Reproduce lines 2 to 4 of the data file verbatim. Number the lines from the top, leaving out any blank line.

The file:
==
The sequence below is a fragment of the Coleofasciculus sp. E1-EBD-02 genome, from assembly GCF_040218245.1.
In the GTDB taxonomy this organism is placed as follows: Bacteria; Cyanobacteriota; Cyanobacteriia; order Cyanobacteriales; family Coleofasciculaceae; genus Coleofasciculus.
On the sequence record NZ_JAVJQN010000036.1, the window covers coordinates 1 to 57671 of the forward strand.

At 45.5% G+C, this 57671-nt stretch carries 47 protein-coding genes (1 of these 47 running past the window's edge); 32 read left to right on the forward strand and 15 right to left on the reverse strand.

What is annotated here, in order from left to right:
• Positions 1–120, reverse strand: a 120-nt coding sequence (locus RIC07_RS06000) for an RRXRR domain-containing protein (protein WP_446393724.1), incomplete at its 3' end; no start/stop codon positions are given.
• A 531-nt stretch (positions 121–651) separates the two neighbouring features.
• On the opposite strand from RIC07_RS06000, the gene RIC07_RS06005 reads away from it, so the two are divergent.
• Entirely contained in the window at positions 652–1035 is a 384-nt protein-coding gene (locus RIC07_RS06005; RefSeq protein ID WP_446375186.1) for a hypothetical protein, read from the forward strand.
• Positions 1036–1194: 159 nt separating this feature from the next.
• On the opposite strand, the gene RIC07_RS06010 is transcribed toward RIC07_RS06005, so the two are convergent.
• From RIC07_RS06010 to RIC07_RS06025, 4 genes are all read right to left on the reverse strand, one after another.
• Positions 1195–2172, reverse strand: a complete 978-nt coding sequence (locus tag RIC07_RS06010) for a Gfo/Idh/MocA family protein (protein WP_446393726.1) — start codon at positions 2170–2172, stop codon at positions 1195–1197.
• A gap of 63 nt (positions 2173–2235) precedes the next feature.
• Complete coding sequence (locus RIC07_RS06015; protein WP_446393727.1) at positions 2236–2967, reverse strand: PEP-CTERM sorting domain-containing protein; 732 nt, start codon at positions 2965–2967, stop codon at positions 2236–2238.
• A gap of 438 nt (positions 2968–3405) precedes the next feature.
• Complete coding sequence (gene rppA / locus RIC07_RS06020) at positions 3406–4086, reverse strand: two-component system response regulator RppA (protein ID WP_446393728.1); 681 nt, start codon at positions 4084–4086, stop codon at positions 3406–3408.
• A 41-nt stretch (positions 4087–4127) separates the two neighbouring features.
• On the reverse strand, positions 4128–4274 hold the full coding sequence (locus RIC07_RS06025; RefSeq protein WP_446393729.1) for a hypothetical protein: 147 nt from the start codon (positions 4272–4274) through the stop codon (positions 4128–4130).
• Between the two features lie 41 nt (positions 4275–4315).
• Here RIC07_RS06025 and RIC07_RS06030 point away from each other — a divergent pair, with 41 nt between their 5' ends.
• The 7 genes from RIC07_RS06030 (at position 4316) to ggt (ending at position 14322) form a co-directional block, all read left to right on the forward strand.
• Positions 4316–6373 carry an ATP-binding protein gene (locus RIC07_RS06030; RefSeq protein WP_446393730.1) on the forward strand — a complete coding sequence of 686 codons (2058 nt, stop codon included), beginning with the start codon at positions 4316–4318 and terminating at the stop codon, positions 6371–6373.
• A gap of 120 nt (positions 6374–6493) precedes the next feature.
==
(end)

In the GTDB taxonomy this organism is placed as follows: Bacteria; Cyanobacteriota; Cyanobacteriia; order Cyanobacteriales; family Coleofasciculaceae; genus Coleofasciculus.
On the sequence record NZ_JAVJQN010000036.1, the window covers coordinates 1 to 57671 of the forward strand.

At 45.5% G+C, this 57671-nt stretch carries 47 protein-coding genes (1 of these 47 running past the window's edge); 32 read left to right on the forward strand and 15 right to left on the reverse strand.